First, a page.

Meanwhile, while our domestic focus is on the looming election battles, our Defense Department establishment has been issuing some policy statements and warnings of foreign threats which sound all too reminiscent of past pronouncements and conflict-inviting policies that led to ill-fated consequences.  Defense Secretary Ash Carter testified before Congress as to his perception of our nation's greatest foreign threats, specifying three nations, Russia, Iran, and North Korea. Strangely similar to the tragically-conceived "Axis of Evil" of the George W Bush administration, in which Iraq, Iran, and North Korea were named, it would be a tragedy if it led to similar results.  The danger in such hostility-arousing labeling is that it can tend to make more likely the very negative outcomes it is warning against.  In the case of the Axis of Evil, it preceded the administration's  initiation of a manipulated war of choice against the first-named Iraq, the consequences of which we are still struggling with, after 13 years, at great loss of life and tremendous national treasure and esteem. In the current listing of foreign threats, it places them in a firm role of adversary, rather than as nations, among many others, with whom we have various issues that need to be dealt with, negotiated, and contained, preferably in concert with other nations. We are negotiating in this fashion with Iran, and containing the ambitions of North Korea.  With Russia, it is a different story.

 It is especially concerning to see Russia on the list of threatening nations, and placed at its very top. That issues exist with Russia is undeniable, over the Ukraine, Syria, nuclear weapons control, Iran, expansion of NATO, Putin's leadership style, etc. The West, however, bears at least partial responsibility, along with Russia and other nations, for these issues arising.  Since the collapse of the Soviet Union, Russia has given up their open expansionist drive and replaced a communist economic system with a system incorporating free enterprise.  Many in the West, however, especially in the US, have never given up seeing Russia as a threat, and have treated Russia in a way that would invite its enmity. A real "mirror image" effect occurs between the US and Russia, they see the US as a threat to them, which mirrors the threat we and our allies fear from them. This sets up, of course, a vicious circle, in which each side makes moves to counter the threats they perceive from the other side, and these responses can indeed be threatening.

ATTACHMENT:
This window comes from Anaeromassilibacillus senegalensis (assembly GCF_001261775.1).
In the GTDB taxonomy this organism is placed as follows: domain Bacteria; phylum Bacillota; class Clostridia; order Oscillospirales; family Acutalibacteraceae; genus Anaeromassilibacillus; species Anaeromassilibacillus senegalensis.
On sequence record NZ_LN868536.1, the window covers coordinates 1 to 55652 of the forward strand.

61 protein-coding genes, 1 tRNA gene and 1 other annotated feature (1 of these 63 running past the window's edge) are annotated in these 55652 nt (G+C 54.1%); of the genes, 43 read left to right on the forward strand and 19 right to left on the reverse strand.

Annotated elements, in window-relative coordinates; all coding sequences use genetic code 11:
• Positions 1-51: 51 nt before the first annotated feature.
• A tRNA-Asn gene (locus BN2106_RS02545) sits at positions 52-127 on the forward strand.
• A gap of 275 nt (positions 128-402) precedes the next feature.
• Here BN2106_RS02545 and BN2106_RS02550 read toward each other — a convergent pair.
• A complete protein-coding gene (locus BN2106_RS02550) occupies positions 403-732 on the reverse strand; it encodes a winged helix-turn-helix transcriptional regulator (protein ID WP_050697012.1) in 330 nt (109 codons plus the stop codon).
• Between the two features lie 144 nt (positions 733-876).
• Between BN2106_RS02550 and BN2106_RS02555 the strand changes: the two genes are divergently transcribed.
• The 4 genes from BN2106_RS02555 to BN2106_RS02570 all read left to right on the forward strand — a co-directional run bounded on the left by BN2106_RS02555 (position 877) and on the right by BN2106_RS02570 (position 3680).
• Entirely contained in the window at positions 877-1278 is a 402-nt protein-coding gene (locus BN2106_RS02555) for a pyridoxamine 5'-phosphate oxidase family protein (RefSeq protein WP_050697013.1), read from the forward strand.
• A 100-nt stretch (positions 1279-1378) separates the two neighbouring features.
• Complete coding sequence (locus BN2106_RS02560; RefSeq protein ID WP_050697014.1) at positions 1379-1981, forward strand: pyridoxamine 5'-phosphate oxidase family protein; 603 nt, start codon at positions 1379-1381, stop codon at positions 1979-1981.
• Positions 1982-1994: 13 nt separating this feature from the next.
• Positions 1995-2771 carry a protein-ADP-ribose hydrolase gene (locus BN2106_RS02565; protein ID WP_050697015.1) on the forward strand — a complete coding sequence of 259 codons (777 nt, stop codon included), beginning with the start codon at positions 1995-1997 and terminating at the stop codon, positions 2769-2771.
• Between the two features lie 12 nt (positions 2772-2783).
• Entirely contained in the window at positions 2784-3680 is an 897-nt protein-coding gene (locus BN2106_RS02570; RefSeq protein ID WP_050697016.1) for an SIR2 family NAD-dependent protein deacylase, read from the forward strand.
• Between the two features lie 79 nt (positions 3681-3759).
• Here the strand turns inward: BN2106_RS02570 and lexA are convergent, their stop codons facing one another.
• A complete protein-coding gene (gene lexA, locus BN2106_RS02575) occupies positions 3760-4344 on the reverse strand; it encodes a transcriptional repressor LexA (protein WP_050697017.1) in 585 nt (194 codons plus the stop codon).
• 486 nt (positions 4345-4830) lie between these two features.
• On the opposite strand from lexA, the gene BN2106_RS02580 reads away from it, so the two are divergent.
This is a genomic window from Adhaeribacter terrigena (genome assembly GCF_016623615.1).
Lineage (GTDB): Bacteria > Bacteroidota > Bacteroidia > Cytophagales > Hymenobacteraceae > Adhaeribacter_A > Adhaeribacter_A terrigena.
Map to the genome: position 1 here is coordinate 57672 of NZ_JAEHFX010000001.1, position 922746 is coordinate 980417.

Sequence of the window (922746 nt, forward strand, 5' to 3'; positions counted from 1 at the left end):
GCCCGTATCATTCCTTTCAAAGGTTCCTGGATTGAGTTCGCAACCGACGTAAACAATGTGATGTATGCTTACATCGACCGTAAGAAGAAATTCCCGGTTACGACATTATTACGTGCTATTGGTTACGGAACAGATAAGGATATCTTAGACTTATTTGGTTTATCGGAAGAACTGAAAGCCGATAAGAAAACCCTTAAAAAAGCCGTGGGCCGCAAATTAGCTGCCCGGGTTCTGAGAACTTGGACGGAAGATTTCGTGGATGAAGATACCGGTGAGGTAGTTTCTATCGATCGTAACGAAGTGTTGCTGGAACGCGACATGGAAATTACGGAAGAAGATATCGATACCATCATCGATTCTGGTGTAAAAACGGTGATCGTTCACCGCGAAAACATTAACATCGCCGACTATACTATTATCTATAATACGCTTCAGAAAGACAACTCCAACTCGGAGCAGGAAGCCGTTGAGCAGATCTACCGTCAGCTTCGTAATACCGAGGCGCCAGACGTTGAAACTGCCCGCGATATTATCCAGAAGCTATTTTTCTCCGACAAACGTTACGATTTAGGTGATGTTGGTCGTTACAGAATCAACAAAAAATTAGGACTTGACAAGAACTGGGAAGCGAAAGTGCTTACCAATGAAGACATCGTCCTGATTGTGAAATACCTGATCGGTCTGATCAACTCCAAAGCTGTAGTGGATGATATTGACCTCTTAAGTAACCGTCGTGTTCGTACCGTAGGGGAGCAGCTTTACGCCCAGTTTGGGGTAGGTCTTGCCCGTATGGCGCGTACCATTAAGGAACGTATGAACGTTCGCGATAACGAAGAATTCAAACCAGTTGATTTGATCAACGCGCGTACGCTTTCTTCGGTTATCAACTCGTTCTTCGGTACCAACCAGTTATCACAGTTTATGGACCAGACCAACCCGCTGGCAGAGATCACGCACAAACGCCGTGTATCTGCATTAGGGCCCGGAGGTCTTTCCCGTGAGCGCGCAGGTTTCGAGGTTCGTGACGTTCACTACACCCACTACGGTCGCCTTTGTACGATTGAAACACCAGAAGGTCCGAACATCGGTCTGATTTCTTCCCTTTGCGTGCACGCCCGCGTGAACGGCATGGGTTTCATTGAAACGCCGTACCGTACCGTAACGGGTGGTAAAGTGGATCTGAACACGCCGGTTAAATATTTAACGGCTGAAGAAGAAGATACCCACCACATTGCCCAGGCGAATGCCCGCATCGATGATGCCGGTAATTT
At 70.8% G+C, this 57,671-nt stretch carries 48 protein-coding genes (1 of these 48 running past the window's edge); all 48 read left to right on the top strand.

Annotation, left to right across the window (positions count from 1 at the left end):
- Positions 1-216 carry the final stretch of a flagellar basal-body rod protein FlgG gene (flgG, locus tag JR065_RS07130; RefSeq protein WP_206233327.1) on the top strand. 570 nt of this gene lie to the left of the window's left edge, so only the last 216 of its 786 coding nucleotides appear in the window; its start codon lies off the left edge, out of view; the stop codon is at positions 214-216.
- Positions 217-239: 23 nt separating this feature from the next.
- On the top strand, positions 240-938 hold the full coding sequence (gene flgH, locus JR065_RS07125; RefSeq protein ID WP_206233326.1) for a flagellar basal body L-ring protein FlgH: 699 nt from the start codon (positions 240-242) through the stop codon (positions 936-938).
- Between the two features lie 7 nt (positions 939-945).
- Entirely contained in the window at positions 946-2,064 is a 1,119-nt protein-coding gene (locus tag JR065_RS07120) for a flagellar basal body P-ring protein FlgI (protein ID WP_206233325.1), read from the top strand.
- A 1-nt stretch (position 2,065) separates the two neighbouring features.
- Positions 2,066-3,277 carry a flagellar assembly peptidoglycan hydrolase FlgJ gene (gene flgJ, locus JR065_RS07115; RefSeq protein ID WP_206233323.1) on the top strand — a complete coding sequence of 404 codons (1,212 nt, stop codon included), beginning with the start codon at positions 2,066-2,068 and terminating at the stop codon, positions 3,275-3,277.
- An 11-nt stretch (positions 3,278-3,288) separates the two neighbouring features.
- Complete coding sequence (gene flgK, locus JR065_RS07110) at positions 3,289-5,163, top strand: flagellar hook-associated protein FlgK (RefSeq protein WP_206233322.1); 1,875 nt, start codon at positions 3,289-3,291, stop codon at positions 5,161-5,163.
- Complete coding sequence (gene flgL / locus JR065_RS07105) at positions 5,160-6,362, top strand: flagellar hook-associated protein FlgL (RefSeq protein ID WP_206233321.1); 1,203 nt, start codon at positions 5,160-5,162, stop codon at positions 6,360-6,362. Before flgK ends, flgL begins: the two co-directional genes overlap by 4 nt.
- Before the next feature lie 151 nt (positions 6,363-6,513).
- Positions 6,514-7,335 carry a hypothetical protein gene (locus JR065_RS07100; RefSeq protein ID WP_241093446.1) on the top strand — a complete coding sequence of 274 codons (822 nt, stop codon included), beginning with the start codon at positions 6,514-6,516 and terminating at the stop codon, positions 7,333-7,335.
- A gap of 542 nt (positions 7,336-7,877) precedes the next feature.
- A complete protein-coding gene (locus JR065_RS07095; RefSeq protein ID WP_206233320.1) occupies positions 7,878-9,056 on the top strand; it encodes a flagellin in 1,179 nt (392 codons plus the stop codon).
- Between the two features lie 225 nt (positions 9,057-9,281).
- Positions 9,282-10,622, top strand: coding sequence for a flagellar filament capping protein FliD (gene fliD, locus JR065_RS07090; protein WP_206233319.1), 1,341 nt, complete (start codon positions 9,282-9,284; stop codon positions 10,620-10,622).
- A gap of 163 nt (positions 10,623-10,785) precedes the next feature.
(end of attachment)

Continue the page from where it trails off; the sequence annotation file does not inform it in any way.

Russia does have considerable reason to feel threatened by the West.  Attempts to expand NATO to its very borders, earlier in Georgia, now in the Ukraine; the placement of missile systems in nations on their borders; some of our political leaders castigating Russia as a threat, even prior to any threatening behaviors emanating from that nation. Russia has, and should, react against what it perceives as threats to its national security.  When western influences attempted to draw a neutrally-aligned Ukraine into the western orbit with a governmental overthrow in 2014, this was clearly a reach too far which Russia could not allow, they wasted no time in acting to secure their long-standing rights in the Crimea. Russia has shown willingness to negotiate with the West, over the fate of the Russian-speaking eastern Ukrainian regions through the Minsk process, also in the fight against terrorist groups, in reaching the Iran Nuclear treaty agreement, and in nuclear weapons security negotiations. They are offering to join in negotiations over Syria, and in the fight against ISIS, and there has been recent progress in talks for a ceasefire between conflicting sides in Syria, so some of the carnage can end, the needs of the displaced and refugee population attended to, and focus placed on defeating ISIS.